"Students are accountable for adhering to all regulations in the LIU Post Student Handbook.

"Academic Conduct Standards
  • Academic Respect for the Work of Others
  • Academic Self-Respect
  • Academic Honesty
  • Academic Originality
  • Academic Fairness"

Academic Irregularities (Graduate Bulletin 2012-2013, p.13-14)
"In cases of academic irregularities or dishonesty in examinations or class work, responsibility for disciplinary action is governed by the faculty policy contained in the Academic Conduct Policy.

"Plagiarism and cheating are not only serious violations of the rules, but also may reflect adversely on the student's reputation as well as on the reputation of the Campus. Faculty, administrators and the student body share responsibility for academic integrity. A student in violation of accepted academic procedures may be subject to disciplinary action, up to and including expulsion from the Campus. Faculty members will report to the Academic Dean any case of irregular or dishonest behavior that occurs in the class or in his or her observation. Students may likewise make such a report to the faculty member or dean. The Academic Dean will decide what disposition is to be made of the charges. Requests for appeals may be made to the Student/Faculty Appeals Board.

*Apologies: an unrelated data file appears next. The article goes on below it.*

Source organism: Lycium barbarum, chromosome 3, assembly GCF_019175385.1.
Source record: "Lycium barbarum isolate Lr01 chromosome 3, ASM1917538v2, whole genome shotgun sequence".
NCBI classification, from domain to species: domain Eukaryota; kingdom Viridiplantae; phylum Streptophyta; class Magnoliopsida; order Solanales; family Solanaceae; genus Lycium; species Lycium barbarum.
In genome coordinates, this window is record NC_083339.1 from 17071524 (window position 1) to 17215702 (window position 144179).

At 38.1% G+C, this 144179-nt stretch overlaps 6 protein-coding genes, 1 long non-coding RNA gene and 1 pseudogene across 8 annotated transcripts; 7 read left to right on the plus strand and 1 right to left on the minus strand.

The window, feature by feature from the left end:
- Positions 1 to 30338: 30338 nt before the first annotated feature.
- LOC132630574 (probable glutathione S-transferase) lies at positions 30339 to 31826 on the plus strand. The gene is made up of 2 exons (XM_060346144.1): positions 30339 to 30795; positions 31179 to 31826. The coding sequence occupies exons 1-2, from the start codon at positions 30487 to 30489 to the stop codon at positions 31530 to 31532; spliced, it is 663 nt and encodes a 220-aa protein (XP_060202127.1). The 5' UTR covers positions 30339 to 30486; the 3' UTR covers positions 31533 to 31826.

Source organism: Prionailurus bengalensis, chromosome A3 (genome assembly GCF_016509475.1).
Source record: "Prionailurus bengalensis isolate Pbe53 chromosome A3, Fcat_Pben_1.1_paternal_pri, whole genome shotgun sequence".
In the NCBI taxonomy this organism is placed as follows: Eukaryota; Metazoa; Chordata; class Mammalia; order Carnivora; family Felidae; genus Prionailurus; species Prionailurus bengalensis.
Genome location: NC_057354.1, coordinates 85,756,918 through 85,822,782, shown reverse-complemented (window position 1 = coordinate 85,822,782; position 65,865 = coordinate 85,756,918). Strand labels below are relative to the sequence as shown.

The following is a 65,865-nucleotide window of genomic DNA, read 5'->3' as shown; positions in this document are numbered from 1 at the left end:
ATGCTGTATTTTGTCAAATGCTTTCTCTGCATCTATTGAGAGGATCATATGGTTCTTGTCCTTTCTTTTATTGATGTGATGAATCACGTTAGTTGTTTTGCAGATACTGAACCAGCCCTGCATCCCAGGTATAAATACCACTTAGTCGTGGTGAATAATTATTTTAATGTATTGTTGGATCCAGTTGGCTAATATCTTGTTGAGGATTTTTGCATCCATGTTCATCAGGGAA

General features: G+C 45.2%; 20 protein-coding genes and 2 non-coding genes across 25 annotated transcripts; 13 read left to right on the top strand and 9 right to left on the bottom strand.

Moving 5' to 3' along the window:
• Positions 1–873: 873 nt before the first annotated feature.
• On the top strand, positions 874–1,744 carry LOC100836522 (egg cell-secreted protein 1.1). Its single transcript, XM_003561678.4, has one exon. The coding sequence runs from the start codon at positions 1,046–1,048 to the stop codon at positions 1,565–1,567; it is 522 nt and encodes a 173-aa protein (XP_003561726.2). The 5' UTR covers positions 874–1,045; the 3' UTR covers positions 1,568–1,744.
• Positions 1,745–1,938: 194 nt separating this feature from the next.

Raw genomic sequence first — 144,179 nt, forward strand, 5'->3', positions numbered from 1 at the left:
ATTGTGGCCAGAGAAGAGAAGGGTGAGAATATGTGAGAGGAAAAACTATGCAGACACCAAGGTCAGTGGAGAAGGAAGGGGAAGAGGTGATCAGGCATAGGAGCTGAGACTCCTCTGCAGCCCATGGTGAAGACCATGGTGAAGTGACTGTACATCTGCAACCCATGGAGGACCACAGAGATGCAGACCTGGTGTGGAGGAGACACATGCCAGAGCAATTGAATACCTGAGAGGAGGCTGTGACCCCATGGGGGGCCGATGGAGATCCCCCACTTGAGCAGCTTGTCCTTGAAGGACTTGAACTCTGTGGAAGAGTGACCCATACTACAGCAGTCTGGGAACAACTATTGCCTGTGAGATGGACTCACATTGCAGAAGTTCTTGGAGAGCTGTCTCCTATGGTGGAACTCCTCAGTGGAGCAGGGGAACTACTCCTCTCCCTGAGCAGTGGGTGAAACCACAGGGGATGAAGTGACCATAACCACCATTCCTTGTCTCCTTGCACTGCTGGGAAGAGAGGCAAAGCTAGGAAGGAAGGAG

"In the case of a minor infraction that is the student's first disciplinary offense, the Dean may authorize the faculty member to dispose of the charges, limiting the maximum penalty to failure in the course. The faculty member will make a report of the incident and the action taken to the dean and the Judicial Affairs Coordinator.

"In the case of a major infraction, or in the case of repeat academic offenses, the student may be subject to suspension or expulsion from the Campus. If current non-academic disciplinary action is pending for a student, further disciplinary action may result, up to and including expulsion from the Campus."

Additional Resources


  • Bowman, Vibiana. (2004). The plagiarism plague: a resource guide and CD-ROM tutorial for educators and librarians. New York: Neal-Schuman Publishers. Call Number: PN167.P527 2004

  • Cizek, Gregory J. (2003). Detecting and preventing classroom cheating: promoting integrity in assessment. Thousand Oaks, CA: Corwin Press. Call Number: LB3609.C48 2003

  • Harris, Robert. (2002). Using sources effectively: strengthening your writing and avoiding plagiarism. Los Angeles: Pyrczak Publishing. Call Number: LB2369.H37 2000bx

  • Lathrop, A. & Foss, K. (2000). Student cheating and plagiarism in the Internet era: a wake-up call. Englewood, CO: Libraries Unlimited. Call Number: LB3609.L28 2000

  • Lipson, Charles. (2004). Doing honest work in college: how to prepare citations, avoid plagiarism, and achieve real academic success. Chicago: University of Chicago Press. Call Number: PN171.F56 L5 2004

  • Whitley, E.W. & Keith-Spiegel, P. (2002). Academic dishonesty: an educator's guide. Mahwah, NJ: Lawrence Erlbaum Associates. Call Number: LB3609.W45 2002


Amrita Madray
Updated December 2012
HTML by Robert Delaney

Long Island University